Study Abroad in the Czech Republic: Film Production in Prague – Academics
At the CET Film program, no one calls out “Lights, Camera, Action!” for you. No, that privilege belongs to you.
The program provides students hands-on instruction at one of the most renowned film schools in the world: the Film and Television School of the Academy of Performing Arts in Prague (locally known as FAMU).
Students collaborate in groups to produce their own short films. And they do it all: pitch ideas, write the script, create the storyboards, select the actors, set the lighting, direct the films, edit the takes. They work with professional Czech teams—production managers, camera assistants, sound designers, color graders—to produce a film that will be the highlight of any portfolio.
A practicum at FAMU guides students through the lengthy process. A semester lighting workshop gives students access to facilities at Barrandov Studios, the MGM of Prague. Learning is by doing.
Semester electives at FAMU complement the practicum. Students select the courses that they (and their film) need. There’s an elective for animators. Another for avant-gardists. And another for students who just want to hone their editing skills.
A Czech language class helps smooth the production path by providing a foundation in Czech language and culture.
Students return home with the confidence that comes from having a stellar portfolio of work in hand. Past students tell us that no other educational step has advanced their filmmaking knowledge and confidence more than the CET Film program.
All students enroll in the core course—Film Technology and Practice. This is a practicum designed for CET students. It includes a lighting workshop. Students work in production groups to produce a film, 7 to 10 minutes in length, in 16mm. In the fall term, advanced students may apply to work in 35mm. The course is taught in English. Approximately 195 total hours. 9 recommended credits.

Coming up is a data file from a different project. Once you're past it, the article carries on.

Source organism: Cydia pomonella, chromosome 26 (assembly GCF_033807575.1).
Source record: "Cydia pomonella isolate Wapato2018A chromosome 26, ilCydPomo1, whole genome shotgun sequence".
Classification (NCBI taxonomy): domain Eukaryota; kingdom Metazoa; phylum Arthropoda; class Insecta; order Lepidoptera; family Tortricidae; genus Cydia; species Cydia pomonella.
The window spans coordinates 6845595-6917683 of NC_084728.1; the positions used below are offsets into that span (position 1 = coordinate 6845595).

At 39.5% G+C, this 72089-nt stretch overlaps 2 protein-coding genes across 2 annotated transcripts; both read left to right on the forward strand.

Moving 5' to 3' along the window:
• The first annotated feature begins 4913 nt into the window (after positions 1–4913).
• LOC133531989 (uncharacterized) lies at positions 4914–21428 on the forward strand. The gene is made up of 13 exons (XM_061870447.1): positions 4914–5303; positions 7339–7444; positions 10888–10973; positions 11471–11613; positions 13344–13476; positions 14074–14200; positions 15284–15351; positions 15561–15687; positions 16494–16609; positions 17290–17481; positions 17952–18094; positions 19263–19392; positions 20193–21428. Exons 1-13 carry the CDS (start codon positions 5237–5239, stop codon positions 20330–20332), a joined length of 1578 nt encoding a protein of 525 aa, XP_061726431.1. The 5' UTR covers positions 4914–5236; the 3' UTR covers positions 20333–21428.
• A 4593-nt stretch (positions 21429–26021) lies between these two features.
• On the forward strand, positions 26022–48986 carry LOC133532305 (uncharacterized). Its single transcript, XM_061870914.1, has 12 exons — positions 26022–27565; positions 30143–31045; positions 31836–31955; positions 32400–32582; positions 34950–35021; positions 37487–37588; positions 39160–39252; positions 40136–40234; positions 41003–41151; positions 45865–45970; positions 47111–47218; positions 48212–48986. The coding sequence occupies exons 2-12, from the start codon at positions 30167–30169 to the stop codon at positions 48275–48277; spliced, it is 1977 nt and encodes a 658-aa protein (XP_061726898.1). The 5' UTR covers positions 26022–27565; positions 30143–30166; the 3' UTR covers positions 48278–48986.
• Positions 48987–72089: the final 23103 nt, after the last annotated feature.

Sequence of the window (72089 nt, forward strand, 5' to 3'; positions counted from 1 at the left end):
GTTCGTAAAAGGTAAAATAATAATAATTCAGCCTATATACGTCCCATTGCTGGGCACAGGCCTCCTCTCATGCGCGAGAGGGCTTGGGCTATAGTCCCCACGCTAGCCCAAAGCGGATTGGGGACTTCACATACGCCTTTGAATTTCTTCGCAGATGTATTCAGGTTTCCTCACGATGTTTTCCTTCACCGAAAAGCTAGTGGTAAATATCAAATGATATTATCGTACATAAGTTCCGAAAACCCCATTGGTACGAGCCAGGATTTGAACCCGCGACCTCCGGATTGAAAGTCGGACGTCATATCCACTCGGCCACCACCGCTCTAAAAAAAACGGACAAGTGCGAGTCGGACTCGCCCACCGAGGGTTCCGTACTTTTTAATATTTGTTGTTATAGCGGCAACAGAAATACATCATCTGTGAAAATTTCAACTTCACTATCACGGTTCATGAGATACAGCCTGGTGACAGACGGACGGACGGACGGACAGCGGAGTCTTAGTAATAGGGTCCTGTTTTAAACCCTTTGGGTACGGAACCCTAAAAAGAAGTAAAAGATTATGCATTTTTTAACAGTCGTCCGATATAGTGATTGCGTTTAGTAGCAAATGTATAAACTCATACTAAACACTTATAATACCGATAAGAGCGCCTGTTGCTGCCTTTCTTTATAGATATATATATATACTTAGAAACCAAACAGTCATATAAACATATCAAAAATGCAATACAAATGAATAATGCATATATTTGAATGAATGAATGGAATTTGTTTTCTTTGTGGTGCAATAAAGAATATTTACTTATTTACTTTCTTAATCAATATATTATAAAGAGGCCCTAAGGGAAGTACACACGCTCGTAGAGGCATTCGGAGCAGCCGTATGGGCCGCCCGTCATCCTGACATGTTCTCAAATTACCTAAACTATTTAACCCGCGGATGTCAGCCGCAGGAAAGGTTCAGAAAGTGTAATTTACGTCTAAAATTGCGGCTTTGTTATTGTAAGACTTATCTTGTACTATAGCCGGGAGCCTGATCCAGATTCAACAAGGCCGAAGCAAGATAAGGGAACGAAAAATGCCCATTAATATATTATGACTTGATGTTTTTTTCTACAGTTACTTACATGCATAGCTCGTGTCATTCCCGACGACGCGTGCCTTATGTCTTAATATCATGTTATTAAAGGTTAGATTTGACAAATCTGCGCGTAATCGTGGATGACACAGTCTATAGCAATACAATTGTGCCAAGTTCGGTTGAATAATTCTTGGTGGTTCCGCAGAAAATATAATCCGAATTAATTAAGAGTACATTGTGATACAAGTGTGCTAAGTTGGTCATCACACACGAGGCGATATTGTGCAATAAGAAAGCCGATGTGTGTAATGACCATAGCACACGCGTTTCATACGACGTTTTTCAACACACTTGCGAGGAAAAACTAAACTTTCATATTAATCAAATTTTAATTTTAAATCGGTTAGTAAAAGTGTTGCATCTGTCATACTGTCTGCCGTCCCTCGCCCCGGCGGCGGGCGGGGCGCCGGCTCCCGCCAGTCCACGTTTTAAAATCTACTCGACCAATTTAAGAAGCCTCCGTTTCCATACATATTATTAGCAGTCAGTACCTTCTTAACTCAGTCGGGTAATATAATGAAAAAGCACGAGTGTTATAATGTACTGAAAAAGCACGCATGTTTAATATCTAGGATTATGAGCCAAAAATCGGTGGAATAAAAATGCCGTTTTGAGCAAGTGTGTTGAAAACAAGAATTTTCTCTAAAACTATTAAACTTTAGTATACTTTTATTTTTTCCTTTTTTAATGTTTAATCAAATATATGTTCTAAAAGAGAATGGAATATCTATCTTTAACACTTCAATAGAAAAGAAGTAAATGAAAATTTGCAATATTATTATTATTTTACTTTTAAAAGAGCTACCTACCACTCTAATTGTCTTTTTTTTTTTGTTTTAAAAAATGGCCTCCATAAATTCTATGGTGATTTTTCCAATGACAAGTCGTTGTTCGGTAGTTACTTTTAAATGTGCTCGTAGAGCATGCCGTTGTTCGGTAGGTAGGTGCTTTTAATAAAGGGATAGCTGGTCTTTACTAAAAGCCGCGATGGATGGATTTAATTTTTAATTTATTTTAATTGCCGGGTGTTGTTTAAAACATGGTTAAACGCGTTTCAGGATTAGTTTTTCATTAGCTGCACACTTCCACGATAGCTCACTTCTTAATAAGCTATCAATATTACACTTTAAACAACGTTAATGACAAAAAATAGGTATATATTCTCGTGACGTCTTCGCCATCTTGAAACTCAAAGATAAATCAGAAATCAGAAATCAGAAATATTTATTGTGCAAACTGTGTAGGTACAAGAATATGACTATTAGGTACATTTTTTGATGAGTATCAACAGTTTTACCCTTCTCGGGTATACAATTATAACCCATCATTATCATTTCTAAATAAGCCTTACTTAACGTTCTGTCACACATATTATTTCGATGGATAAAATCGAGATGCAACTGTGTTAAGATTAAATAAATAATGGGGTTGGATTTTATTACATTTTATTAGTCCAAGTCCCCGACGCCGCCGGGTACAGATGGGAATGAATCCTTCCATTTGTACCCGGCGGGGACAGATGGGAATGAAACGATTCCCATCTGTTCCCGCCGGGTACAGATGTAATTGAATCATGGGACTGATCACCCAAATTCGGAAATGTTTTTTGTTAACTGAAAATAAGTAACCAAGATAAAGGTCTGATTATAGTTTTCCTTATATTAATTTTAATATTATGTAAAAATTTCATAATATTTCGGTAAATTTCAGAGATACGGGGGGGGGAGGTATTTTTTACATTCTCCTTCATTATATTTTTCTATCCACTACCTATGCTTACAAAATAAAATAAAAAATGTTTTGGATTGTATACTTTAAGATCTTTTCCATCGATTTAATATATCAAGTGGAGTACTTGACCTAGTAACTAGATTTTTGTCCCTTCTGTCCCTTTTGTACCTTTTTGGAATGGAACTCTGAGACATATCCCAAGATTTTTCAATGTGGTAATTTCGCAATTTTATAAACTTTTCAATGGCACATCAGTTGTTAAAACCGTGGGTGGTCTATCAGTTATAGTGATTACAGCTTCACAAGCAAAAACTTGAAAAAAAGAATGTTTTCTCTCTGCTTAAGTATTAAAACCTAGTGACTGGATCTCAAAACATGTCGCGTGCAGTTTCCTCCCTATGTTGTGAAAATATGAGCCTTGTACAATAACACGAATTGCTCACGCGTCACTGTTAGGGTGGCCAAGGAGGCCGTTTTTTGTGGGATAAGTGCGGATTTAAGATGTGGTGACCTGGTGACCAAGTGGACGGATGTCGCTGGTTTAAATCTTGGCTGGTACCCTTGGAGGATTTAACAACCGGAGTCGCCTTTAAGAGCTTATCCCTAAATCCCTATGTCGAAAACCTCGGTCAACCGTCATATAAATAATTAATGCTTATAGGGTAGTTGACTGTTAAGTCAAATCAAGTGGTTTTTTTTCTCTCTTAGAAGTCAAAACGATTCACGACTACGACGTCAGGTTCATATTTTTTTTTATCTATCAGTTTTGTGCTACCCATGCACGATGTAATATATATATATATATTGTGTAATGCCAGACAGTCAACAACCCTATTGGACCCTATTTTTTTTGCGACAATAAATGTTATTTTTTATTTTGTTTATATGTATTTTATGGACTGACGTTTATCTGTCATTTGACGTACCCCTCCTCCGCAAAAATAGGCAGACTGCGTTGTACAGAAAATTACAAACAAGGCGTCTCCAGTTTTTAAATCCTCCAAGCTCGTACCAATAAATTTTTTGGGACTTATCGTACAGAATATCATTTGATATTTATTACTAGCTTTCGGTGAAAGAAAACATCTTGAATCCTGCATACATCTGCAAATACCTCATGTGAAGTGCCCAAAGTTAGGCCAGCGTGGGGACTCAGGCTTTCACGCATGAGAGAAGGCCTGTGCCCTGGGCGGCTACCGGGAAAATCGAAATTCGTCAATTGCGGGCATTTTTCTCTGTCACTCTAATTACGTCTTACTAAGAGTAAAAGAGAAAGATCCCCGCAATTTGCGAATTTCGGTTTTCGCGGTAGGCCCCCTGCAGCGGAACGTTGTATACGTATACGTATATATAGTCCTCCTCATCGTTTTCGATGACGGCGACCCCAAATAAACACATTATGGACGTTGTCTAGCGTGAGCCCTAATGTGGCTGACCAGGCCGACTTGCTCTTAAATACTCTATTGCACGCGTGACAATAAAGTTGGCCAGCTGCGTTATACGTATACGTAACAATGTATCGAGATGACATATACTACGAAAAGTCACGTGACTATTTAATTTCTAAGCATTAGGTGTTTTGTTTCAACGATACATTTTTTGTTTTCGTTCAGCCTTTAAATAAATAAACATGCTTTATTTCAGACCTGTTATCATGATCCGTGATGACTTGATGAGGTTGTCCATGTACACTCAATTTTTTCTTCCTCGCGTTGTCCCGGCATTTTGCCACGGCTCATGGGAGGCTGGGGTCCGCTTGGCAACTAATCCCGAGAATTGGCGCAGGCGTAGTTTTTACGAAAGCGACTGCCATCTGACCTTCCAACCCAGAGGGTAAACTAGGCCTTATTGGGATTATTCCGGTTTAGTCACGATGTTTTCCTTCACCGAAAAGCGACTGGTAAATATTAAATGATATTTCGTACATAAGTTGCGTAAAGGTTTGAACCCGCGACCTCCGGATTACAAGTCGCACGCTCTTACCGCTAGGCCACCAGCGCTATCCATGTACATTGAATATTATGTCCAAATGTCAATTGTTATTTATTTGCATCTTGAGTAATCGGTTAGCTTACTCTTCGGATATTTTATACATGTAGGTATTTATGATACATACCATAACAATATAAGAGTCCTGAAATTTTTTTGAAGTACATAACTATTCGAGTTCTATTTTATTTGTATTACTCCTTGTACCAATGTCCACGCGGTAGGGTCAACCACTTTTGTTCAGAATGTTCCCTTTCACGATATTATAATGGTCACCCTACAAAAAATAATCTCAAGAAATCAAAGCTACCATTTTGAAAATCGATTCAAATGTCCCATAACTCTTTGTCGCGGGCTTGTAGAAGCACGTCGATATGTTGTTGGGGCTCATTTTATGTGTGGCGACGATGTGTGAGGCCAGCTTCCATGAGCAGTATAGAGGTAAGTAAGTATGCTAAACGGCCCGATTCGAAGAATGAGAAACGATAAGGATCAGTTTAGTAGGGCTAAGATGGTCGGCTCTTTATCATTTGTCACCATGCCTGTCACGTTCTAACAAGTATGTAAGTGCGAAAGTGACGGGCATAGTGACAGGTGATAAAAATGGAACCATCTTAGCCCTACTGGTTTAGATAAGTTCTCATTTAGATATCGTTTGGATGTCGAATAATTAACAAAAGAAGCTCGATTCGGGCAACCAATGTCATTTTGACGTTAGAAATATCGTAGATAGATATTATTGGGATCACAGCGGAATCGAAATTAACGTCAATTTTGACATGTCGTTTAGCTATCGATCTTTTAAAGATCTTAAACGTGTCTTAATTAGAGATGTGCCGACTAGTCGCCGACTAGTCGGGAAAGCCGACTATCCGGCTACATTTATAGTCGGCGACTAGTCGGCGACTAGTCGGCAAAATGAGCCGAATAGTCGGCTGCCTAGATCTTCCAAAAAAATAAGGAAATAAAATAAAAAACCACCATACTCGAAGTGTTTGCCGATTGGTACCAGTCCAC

Students take one to three electives from FAMU International. Electives focus on topics such as cinematography, animation, production, direction and scriptwriting. See the FAMU website for specific course offerings. Electives are taught in English and commence several weeks into the program. Courses are taken with other international students. 2 to 3 recommended credits each.
All students enroll in Czech Language. Czech language classes are “front-loaded.” This means that for the first week of the program, they meet for 4 hours/day. No other classes meet during this time. After that, language classes continue but at a slower pace, approximately 3 hours/week. Most students take Beginning Czech Language. Intermediate and advanced Czech language learners can be accommodated. 59 total hours. 3 recommended credits.
Film Summer Academic Requirements
All students enroll in the core course—Summer Film Technology and Practice.This is a practicum designed for CET students. Students work in production groups to produce a short (about 5 minutes in length), dialogue-free 16mm film project using natural lighting. The course is taught in English. Approximately 100 total hours. 6 recommended credits.